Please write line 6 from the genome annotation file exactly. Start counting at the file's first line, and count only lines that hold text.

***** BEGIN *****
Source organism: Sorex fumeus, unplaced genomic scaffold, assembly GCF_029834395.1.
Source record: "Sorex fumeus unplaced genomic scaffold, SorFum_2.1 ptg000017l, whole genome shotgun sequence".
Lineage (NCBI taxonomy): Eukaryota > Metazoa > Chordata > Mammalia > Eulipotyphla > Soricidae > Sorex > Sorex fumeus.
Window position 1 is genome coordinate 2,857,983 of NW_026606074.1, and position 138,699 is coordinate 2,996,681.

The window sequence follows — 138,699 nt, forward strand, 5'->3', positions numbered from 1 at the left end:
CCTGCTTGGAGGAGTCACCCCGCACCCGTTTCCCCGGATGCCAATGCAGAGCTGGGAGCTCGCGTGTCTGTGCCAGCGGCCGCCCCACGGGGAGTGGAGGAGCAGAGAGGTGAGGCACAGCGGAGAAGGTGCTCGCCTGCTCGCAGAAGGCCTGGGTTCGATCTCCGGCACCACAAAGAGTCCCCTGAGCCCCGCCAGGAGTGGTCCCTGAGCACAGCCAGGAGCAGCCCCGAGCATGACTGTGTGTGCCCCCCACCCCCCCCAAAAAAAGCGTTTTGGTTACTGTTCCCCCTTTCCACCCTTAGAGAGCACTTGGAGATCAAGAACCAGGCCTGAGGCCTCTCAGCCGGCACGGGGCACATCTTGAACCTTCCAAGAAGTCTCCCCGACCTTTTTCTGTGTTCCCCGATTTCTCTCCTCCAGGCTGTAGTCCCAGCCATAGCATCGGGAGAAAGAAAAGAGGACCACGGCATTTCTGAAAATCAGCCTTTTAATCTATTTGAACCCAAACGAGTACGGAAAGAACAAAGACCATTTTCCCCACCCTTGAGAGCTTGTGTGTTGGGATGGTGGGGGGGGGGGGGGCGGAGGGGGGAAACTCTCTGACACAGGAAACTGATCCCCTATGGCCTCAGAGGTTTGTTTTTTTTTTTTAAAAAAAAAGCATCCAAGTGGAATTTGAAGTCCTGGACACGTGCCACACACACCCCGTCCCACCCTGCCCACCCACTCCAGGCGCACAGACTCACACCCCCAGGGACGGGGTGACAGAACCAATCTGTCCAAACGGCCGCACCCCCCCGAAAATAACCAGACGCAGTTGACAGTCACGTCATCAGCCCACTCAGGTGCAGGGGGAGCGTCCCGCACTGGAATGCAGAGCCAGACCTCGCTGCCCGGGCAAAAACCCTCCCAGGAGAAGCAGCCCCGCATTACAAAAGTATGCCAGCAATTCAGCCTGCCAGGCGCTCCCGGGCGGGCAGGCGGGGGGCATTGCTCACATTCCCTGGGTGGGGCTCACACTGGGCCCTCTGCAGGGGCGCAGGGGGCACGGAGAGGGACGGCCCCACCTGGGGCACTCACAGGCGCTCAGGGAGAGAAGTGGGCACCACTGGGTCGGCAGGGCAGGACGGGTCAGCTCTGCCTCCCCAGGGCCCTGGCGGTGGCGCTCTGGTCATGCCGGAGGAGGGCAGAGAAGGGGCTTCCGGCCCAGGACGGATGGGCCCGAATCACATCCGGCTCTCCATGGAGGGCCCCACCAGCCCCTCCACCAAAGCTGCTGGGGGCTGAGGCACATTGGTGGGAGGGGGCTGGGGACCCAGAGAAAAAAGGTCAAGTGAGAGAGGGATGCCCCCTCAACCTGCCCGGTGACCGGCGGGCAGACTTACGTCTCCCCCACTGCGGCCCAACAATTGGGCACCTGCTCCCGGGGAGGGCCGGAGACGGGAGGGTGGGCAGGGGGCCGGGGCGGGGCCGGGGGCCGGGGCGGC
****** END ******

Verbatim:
CCTGCTTGGAGGAGTCACCCCGCACCCGTTTCCCCGGATGCCAATGCAGAGCTGGGAGCTCGCGTGTCTGTGCCAGCGGCCGCCCCACGGGGAGTGGAGGAGCAGAGAGGTGAGGCACAGCGGAGAAGGTGCTCGCCTGCTCGCAGAAGGCCTGGGTTCGATCTCCGGCACCACAAAGAGTCCCCTGAGCCCCGCCAGGAGTGGTCCCTGAGCACAGCCAGGAGCAGCCCCGAGCATGACTGTGTGTGCCCCCCACCCCCCCCAAAAAAAGCGTTTTGGTTACTGTTCCCCCTTTCCACCCTTAGAGAGCACTTGGAGATCAAGAACCAGGCCTGAGGCCTCTCAGCCGGCACGGGGCACATCTTGAACCTTCCAAGAAGTCTCCCCGACCTTTTTCTGTGTTCCCCGATTTCTCTCCTCCAGGCTGTAGTCCCAGCCATAGCATCGGGAGAAAGAAAAGAGGACCACGGCATTTCTGAAAATCAGCCTTTTAATCTATTTGAACCCAAACGAGTACGGAAAGAACAAAGACCATTTTCCCCACCCTTGAGAGCTTGTGTGTTGGGATGGTGGGGGGGGGGGGGGCGGAGGGGGGAAACTCTCTGACACAGGAAACTGATCCCCTATGGCCTCAGAGGTTTGTTTTTTTTTTTTAAAAAAAAAGCATCCAAGTGGAATTTGAAGTCCTGGACACGTGCCACACACACCCCGTCCCACCCTGCCCACCCACTCCAGGCGCACAGACTCACACCCCCAGGGACGGGGTGACAGAACCAATCTGTCCAAACGGCCGCACCCCCCCGAAAATAACCAGACGCAGTTGACAGTCACGTCATCAGCCCACTCAGGTGCAGGGGGAGCGTCCCGCACTGGAATGCAGAGCCAGACCTCGCTGCCCGGGCAAAAACCCTCCCAGGAGAAGCAGCCCCGCATTACAAAAGTATGCCAGCAATTCAGCCTGCCAGGCGCTCCCGGGCGGGCAGGCGGGGGGCATTGCTCACATTCCCTGGGTGGGGCTCACACTGGGCCCTCTGCAGGGGCGCAGGGGGCACGGAGAGGGACGGCCCCACCTGGGGCACTCACAGGCGCTCAGGGAGAGAAGTGGGCACCACTGGGTCGGCAGGGCAGGACGGGTCAGCTCTGCCTCCCCAGGGCCCTGGCGGTGGCGCTCTGGTCATGCCGGAGGAGGGCAGAGAAGGGGCTTCCGGCCCAGGACGGATGGGCCCGAATCACATCCGGCTCTCCATGGAGGGCCCCACCAGCCCCTCCACCAAAGCTGCTGGGGGCTGAGGCACATTGGTGGGAGGGGGCTGGGGACCCAGAGAAAAAAGGTCAAGTGAGAGAGGGATGCCCCCTCAACCTGCCCGGTGACCGGCGGGCAGACTTACGTCTCCCCCACTGCGGCCCAACAATTGGGCACCTGCTCCCGGGGAGGGCCGGAGACGGGAGGGTGGGCAGGGGGCCGGGGCGGGGCCGGGGGCCGGGGCGGC